mummified mammal remains are found only in the “muck” deposits,
which overlie the Eva Forest bed and also locally contain abundant
bones. The Holocene deposits lack any extinct megafauna, although
they contain other fossil bones and the occasional mummified
caribou and scattered mummified squirrels.

Second, it sounds like Mr. Grondine is living in a different planet
then me. :-) :-) I say this because the 30 to 90 feet of marine
sediments, on which he complains about me not commenting, within
the Fairbanks area, exists only within Mr. Grondine's very vivid and
fertile imagination. It is impossible for me to comment on
something, which does not exist in the real world. Hibben (1943) did
not report finding 30 to 90 feet of marine deposits in his so-called
"muck" deposits within the Fairbank, Alaska, area. In fact, he
described the Fairbanks “muck” as consisting predominately of loess
as when Hibben (1943) stated:

““The deposits known as muck may be definitely
described, in the opinion of the writer, as loess
material. All characteristics seem to indicate a
wind-borne origin from comparatively local
sources, as the material resembles local bedrock.
The outwash plains of the local glaciations are
likely points of origin for this material.”

Finally, in case of Chinitna Bay, Hibben (1943) reported finding
only some mammoth bones, which nobody else have been able to find
in that area despite having searched diligently for them. Hibben
(1943) mentions finding neither a "cat's ribcage" nor any artifacts
associated with the mammoth bones that he reported finding at
Chinitna Bay.

In [meteorite-list] holocene start impacts, Mr. Grondine wrote:

"Thanks for the note:

“Now why didn't this layer show up in those alaskan
muck studies which you cited to us?” For that matter,
why didn't the signs of the known landslide and
seismically caused mega-tsunamis show up in them? My
guess is that it was inadequate attention to detail;
as the saying goes..."

Presuming only for sake of argument that there is any Iridium,
of shocked quartz, Iridium, metallic microspherules, nano-diamonds,
buckyballs, Heluim3, and other impact indicators to be found in the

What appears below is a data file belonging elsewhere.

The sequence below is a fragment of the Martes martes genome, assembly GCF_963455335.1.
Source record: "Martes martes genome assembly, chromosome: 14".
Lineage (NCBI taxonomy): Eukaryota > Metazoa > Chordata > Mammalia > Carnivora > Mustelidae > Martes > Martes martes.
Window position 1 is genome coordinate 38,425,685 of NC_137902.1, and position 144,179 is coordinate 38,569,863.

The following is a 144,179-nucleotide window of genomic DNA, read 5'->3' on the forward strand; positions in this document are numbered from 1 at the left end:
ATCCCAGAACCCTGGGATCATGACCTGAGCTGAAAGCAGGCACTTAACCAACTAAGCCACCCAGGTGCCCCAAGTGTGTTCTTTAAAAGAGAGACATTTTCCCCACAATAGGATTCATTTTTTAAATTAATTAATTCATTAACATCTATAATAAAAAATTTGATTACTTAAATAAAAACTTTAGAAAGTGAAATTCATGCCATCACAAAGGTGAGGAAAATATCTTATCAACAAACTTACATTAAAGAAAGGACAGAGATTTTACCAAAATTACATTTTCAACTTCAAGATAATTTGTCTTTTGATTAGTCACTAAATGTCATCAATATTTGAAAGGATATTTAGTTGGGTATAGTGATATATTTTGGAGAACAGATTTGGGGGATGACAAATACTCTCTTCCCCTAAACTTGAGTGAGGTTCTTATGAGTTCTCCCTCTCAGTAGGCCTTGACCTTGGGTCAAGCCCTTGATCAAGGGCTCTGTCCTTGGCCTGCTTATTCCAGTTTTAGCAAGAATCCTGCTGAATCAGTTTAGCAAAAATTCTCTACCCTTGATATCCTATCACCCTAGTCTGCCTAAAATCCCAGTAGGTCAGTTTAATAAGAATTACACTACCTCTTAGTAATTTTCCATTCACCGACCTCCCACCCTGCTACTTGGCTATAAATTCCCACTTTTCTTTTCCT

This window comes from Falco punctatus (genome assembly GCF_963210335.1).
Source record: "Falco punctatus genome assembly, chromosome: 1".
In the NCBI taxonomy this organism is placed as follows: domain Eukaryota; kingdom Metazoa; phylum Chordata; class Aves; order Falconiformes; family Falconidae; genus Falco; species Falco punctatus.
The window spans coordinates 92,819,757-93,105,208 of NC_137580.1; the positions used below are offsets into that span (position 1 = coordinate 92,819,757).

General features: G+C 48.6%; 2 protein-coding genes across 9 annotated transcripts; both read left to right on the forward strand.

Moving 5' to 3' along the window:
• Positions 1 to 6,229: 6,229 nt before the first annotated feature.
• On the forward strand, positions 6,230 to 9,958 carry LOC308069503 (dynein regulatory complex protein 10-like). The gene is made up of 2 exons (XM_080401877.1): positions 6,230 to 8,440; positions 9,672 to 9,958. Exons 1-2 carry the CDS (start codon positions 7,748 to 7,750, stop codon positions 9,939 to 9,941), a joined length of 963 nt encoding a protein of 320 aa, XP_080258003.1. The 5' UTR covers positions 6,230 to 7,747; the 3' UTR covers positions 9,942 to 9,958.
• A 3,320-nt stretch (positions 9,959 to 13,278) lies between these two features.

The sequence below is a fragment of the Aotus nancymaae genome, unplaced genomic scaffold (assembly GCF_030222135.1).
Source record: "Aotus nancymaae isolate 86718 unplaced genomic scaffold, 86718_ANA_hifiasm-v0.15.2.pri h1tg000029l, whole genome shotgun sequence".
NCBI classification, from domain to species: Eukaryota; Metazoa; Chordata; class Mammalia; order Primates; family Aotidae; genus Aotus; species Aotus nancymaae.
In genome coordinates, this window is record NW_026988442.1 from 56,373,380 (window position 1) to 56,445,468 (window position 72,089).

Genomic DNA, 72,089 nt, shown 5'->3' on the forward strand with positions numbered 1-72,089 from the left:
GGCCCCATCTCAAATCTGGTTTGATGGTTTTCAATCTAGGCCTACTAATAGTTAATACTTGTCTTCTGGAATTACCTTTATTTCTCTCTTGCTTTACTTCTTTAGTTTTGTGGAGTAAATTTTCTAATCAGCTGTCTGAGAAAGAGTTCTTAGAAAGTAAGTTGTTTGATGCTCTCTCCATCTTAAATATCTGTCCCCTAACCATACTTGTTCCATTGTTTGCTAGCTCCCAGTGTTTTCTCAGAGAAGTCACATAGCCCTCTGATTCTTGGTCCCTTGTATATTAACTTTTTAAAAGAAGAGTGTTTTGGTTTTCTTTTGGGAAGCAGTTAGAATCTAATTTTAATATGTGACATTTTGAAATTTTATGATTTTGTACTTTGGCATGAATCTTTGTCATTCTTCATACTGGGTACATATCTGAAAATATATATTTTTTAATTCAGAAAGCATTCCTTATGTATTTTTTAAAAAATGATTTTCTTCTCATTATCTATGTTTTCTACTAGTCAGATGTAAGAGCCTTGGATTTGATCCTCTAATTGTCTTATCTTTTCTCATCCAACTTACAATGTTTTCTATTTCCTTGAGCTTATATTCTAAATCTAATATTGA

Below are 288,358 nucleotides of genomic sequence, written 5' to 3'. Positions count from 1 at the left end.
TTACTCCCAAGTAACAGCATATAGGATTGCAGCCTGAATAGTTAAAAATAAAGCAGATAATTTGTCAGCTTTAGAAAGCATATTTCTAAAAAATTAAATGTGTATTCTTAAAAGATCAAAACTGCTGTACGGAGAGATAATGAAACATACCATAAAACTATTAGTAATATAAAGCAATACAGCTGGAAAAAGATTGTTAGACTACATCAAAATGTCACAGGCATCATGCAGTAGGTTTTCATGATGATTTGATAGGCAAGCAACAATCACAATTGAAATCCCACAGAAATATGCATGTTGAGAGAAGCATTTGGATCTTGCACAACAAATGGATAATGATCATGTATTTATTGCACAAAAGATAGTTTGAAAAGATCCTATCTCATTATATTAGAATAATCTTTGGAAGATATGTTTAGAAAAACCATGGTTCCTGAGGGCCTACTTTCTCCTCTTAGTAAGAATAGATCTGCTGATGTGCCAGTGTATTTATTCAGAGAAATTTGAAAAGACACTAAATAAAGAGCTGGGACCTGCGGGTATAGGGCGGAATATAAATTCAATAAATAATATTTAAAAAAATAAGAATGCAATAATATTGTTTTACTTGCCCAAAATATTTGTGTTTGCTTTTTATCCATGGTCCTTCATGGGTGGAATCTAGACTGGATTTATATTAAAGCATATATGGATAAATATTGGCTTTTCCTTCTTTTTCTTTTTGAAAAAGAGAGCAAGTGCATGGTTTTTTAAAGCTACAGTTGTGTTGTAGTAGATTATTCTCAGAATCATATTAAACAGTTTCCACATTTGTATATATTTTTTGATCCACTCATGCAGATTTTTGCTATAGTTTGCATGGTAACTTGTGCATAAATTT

in the Alaskan “muck” in the first place, the reason they have not
been found so far is that, unlike the deposits of a mega-tsunamis /
tsunamis, they are completely invisible to the naked eye and require
either the analyses of the samples using microscopic, petrographic,
or geochemical techniques to detect them. It is simply impossible
for anyone to be able visually detect with the naked eye whether or
not shocked quartz, Iridium, metallic microspherules, nano-diamonds,
buckyballs, Heluim3, or any other indicator of an impact are present
in a sediment. I would challenge Mr. Grondine to explain how anyone
can determine the presence of shocked quartz, Iridium, metallic
microspherules, nano-diamonds, buckyballs, Heluim3, in a sample of
loess or any other sediment simply by looking at it with his or her
own unaided eyes. I would predict that neither Mr. Grondine can
explain how to do this because it is an impossible task for anyone
to do.

In complete contrast, a mega-tsunamis capable of washing hundreds
of miles inland and up and over thousand-foot high mountains to
reach the Fairbanks area would certainly have created a blatantly
obvious blanket of sediment over thousands of square miles that is
quite visible to the unaided eye. As documented in numerous papers
listed above, such a mega-tsunamis deposit will be quite different
from the layers created by periglacial processes, which Hibben
(1943) misinterpreted to be catastrophic origin. If a mega-tsunamis
/ tsunamis generated by subduction zone earthquakes leaves very
distinct and recognizable deposits, then a mega-tsunamis generated
by an event even more cataclysmic event would have left very
similar and quite distinctive deposits. Completely unlike shocked
quartz, Iridium, metallic microspherules, nano-diamonds, buckyballs,
and Heluim3, such deposits will be quite visible and easily
recognized as being anomalous to the unaided eye of any
conventional geologist within the loessial, fine-grained
Alaskan “muck” deposits.

Finally, as previously discuss, the mega-tsunamis generated by
seismic events and landslides are quite obviously and simply
not powerful enough to have washed 350 to 420 miles inland and
up and over entire mountain ranges to reach the area of Fairbanks,

List of papers discussing the age, origin, and character of the